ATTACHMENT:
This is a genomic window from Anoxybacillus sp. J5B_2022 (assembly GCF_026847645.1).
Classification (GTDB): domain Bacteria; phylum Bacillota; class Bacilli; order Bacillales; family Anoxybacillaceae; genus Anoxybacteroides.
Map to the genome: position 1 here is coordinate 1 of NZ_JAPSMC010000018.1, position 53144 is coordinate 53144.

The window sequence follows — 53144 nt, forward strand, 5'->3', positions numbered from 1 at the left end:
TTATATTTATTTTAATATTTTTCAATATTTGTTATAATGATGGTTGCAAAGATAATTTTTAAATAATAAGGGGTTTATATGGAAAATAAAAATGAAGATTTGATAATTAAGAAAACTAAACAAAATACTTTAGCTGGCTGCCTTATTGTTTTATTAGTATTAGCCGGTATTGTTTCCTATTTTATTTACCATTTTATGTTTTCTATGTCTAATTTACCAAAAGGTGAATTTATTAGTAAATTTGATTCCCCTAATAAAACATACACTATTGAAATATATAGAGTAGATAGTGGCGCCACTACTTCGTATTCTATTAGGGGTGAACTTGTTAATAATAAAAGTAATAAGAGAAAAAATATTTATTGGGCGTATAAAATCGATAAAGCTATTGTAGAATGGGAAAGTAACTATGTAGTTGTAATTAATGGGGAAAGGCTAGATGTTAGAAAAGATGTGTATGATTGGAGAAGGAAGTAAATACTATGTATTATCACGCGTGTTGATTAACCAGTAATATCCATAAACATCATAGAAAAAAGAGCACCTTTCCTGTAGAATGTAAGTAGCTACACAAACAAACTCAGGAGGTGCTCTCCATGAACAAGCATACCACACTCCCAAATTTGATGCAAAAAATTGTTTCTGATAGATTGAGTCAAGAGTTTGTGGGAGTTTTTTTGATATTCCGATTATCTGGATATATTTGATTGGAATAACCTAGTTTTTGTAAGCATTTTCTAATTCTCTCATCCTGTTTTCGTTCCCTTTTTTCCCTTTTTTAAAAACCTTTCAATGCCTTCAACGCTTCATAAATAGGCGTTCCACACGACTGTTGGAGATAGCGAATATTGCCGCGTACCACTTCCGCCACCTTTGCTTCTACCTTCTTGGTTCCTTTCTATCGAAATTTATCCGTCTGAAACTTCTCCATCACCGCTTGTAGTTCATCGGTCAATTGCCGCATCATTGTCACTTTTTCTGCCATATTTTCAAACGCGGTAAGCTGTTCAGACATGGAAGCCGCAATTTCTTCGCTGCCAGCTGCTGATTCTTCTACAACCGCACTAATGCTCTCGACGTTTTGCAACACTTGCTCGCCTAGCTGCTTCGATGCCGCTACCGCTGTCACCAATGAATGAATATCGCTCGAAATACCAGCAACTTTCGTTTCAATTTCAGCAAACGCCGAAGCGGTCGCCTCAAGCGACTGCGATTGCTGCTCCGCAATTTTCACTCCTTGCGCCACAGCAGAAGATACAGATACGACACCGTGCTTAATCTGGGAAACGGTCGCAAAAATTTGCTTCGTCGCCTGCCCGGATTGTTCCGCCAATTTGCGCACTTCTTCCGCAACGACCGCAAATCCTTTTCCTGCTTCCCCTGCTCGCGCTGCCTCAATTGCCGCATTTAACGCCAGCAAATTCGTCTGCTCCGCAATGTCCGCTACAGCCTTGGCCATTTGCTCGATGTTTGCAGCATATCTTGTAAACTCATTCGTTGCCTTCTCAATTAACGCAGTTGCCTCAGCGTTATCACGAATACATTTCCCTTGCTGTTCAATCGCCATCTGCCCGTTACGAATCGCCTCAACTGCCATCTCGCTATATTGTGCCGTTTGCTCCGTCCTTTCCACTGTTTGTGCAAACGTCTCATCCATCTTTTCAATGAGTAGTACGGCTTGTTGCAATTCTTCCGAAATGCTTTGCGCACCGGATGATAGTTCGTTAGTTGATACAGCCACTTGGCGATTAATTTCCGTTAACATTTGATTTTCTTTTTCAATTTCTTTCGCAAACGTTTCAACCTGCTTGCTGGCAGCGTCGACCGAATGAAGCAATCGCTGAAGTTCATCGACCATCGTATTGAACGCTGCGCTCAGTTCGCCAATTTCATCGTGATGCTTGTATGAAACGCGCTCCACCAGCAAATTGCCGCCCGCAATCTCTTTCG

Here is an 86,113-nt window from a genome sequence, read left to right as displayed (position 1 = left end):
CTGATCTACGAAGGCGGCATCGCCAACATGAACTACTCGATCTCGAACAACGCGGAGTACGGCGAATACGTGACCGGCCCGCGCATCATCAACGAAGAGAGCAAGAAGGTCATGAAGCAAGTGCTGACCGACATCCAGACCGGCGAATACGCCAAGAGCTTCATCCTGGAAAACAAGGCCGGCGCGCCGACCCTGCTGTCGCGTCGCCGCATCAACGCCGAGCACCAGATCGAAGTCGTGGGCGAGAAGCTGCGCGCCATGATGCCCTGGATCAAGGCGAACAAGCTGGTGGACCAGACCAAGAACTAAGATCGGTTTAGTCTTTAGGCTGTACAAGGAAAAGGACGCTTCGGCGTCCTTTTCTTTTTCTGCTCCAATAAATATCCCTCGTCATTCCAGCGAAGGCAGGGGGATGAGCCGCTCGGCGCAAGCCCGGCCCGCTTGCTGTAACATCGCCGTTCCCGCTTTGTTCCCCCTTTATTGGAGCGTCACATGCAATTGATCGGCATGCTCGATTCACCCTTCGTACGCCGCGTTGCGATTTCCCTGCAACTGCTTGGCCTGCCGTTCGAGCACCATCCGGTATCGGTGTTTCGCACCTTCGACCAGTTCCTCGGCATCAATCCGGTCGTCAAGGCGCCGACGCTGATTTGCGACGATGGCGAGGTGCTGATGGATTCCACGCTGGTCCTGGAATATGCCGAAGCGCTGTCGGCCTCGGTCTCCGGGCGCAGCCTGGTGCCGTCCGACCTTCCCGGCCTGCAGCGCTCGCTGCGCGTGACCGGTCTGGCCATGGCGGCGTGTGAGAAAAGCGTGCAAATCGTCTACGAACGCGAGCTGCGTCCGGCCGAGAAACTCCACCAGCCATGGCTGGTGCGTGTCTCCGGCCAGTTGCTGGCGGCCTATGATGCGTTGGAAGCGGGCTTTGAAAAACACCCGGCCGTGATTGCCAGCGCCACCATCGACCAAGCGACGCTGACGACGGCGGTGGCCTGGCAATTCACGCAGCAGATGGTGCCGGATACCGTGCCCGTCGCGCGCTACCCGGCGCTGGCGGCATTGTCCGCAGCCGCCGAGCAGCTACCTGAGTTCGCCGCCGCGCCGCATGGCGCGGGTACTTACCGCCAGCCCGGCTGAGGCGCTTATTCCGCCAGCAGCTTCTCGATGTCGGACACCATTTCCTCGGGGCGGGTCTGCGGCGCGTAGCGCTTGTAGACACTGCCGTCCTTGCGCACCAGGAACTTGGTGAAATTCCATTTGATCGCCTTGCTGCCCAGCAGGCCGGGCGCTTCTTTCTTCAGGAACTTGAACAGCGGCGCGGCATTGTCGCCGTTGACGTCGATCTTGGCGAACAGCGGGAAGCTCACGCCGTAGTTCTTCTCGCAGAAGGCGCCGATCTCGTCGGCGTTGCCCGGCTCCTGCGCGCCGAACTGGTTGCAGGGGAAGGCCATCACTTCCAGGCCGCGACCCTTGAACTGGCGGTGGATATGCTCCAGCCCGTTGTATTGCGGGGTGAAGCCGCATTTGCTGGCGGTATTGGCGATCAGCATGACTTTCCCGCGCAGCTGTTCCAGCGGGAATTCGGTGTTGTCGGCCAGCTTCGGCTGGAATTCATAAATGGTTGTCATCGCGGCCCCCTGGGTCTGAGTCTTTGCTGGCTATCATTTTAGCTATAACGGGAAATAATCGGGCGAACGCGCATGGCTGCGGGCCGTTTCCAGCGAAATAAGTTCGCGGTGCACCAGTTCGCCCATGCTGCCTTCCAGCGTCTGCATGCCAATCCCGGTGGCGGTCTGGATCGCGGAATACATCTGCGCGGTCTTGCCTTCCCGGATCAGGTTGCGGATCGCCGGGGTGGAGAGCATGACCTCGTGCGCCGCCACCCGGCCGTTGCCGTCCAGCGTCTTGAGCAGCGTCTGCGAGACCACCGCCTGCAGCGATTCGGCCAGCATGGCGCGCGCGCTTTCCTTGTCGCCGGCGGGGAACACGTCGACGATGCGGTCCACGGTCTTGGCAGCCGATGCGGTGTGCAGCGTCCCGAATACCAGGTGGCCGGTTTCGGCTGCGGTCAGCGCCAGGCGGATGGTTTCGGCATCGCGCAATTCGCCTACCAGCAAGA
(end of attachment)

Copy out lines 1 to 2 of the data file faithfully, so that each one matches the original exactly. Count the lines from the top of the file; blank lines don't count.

This is a genomic window from Anoxybacillus sp. J5B_2022 (assembly GCF_026847645.1).
Classification (GTDB): domain Bacteria; phylum Bacillota; class Bacilli; order Bacillales; family Anoxybacillaceae; genus Anoxybacteroides.